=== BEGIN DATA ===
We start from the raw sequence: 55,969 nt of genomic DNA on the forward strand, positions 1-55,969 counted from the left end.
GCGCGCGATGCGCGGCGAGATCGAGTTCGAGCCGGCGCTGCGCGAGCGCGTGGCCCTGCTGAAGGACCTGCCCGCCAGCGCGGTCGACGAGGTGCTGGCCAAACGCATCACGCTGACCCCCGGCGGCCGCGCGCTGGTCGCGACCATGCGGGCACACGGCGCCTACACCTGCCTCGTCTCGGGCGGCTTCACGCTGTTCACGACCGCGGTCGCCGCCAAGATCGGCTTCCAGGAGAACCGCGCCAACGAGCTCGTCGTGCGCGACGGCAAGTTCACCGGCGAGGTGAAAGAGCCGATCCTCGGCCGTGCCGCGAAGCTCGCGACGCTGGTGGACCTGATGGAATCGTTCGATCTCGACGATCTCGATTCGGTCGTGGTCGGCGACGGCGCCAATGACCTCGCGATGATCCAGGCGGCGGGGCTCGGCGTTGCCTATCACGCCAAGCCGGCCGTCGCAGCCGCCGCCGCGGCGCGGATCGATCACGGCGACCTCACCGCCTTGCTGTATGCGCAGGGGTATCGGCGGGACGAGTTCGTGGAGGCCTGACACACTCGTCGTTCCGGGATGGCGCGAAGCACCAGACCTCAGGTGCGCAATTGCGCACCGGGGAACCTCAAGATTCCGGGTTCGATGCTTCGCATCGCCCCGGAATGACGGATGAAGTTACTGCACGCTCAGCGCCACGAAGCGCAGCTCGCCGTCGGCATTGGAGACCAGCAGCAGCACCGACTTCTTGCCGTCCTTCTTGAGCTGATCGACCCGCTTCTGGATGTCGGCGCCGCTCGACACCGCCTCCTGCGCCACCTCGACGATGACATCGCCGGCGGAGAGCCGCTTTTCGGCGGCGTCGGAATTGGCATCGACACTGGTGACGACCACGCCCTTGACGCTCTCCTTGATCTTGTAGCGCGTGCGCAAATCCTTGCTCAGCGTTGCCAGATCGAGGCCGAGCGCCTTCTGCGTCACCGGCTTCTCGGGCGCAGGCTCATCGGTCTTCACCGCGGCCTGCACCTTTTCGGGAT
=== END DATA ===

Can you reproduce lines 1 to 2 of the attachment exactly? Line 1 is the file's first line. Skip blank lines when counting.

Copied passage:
We start from the raw sequence: 55,969 nt of genomic DNA on the forward strand, positions 1-55,969 counted from the left end.
GCGCGCGATGCGCGGCGAGATCGAGTTCGAGCCGGCGCTGCGCGAGCGCGTGGCCCTGCTGAAGGACCTGCCCGCCAGCGCGGTCGACGAGGTGCTGGCCAAACGCATCACGCTGACCCCCGGCGGCCGCGCGCTGGTCGCGACCATGCGGGCACACGGCGCCTACACCTGCCTCGTCTCGGGCGGCTTCACGCTGTTCACGACCGCGGTCGCCGCCAAGATCGGCTTCCAGGAGAACCGCGCCAACGAGCTCGTCGTGCGCGACGGCAAGTTCACCGGCGAGGTGAAAGAGCCGATCCTCGGCCGTGCCGCGAAGCTCGCGACGCTGGTGGACCTGATGGAATCGTTCGATCTCGACGATCTCGATTCGGTCGTGGTCGGCGACGGCGCCAATGACCTCGCGATGATCCAGGCGGCGGGGCTCGGCGTTGCCTATCACGCCAAGCCGGCCGTCGCAGCCGCCGCCGCGGCGCGGATCGATCACGGCGACCTCACCGCCTTGCTGTATGCGCAGGGGTATCGGCGGGACGAGTTCGTGGAGGCCTGACACACTCGTCGTTCCGGGATGGCGCGAAGCACCAGACCTCAGGTGCGCAATTGCGCACCGGGGAACCTCAAGATTCCGGGTTCGATGCTTCGCATCGCCCCGGAATGACGGATGAAGTTACTGCACGCTCAGCGCCACGAAGCGCAGCTCGCCGTCGGCATTGGAGACCAGCAGCAGCACCGACTTCTTGCCGTCCTTCTTGAGCTGATCGACCCGCTTCTGGATGTCGGCGCCGCTCGACACCGCCTCCTGCGCCACCTCGACGATGACATCGCCGGCGGAGAGCCGCTTTTCGGCGGCGTCGGAATTGGCATCGACACTGGTGACGACCACGCCCTTGACGCTCTCCTTGATCTTGTAGCGCGTGCGCAAATCCTTGCTCAGCGTTGCCAGATCGAGGCCGAGCGCCTTCTGCGTCACCGGCTTCTCGGGCGCAGGCTCATCGGTCTTCACCGCGGCCTGCACCTTTTCGGGAT